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Preschoolers mistrust ignorant and inaccurate speakers

By Melissa A. Koenig and Paul L. Harris

Abstract

Being able to evaluate the accuracy of an informant is essential to communication. Three experiments explored\ud preschoolers’ (N5119) understanding that, in cases of conflict, information from reliable informants is preferable\ud to information from unreliable informants. In Experiment 1, children were presented with previously\ud accurate and inaccurate informants who presented conflicting names for novel objects. 4-year-olds but not 3-\ud year-olds predicted whether an informant would be accurate in the future, sought, and endorsed information\ud from the accurate over the inaccurate informant. In Experiment 2, both age groups displayed trust in knowledgeable\ud over ignorant speakers. In Experiment 3, children extended selective trust when learning both verbal\ud and nonverbal information. These experiments demonstrate that preschoolers have a key strategy for assessing\ud the reliability of information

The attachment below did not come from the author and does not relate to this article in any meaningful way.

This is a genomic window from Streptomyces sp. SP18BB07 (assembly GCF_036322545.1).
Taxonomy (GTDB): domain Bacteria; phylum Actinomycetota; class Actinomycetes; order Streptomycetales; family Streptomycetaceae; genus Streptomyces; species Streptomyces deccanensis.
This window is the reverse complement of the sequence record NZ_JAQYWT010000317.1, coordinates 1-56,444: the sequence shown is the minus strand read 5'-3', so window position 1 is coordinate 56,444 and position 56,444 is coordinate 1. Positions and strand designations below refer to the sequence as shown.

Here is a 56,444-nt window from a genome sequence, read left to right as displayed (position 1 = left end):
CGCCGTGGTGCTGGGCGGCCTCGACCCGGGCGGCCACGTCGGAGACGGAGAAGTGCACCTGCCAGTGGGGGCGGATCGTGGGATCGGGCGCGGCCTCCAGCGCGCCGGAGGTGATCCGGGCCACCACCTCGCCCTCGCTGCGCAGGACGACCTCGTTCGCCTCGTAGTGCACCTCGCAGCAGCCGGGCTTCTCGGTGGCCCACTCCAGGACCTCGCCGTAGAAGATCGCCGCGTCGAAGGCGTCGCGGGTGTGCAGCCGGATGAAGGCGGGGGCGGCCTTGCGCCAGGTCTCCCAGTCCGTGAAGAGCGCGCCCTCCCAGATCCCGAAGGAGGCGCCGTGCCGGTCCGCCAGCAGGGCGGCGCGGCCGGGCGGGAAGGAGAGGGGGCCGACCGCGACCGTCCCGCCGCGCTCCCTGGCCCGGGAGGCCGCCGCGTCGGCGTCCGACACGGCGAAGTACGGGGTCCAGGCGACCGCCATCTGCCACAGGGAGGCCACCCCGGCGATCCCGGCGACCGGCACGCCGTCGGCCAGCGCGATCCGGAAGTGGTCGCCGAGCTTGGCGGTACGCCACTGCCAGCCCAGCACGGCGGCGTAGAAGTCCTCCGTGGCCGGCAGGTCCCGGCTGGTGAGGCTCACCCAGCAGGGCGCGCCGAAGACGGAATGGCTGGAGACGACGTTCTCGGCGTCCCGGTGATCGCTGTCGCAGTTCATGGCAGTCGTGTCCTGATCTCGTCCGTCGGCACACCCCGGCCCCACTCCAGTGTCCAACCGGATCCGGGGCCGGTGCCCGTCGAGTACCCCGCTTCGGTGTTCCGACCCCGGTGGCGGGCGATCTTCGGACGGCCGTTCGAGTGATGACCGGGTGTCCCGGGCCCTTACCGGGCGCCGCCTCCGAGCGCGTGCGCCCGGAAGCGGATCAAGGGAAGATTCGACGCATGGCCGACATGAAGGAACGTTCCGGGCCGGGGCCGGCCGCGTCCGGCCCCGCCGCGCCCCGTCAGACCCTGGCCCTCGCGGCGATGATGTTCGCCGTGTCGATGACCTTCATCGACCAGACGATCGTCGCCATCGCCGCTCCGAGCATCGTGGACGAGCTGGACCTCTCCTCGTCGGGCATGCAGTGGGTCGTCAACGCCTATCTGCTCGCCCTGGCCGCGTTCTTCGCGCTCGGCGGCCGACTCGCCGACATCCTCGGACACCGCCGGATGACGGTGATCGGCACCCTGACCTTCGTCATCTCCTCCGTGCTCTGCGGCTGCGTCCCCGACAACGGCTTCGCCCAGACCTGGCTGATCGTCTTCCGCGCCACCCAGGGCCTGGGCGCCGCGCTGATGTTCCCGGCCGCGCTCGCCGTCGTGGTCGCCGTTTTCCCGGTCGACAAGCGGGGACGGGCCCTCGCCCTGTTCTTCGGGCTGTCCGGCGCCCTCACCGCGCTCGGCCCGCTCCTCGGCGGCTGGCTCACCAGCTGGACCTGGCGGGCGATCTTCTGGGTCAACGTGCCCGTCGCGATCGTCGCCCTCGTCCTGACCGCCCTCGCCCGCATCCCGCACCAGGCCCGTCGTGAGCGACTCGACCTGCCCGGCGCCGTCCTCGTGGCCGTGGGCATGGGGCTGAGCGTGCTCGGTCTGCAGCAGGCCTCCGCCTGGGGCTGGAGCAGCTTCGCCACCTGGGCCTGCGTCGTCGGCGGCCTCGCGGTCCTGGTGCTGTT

Topics: C800 Psychology, C820 Developmental Psychology
Publisher: Blackwell
Year: 2005
DOI identifier: 10.1111/j.1467-8624.2005.00849.x
OAI identifier: oai:eprints.lincoln.ac.uk:1400
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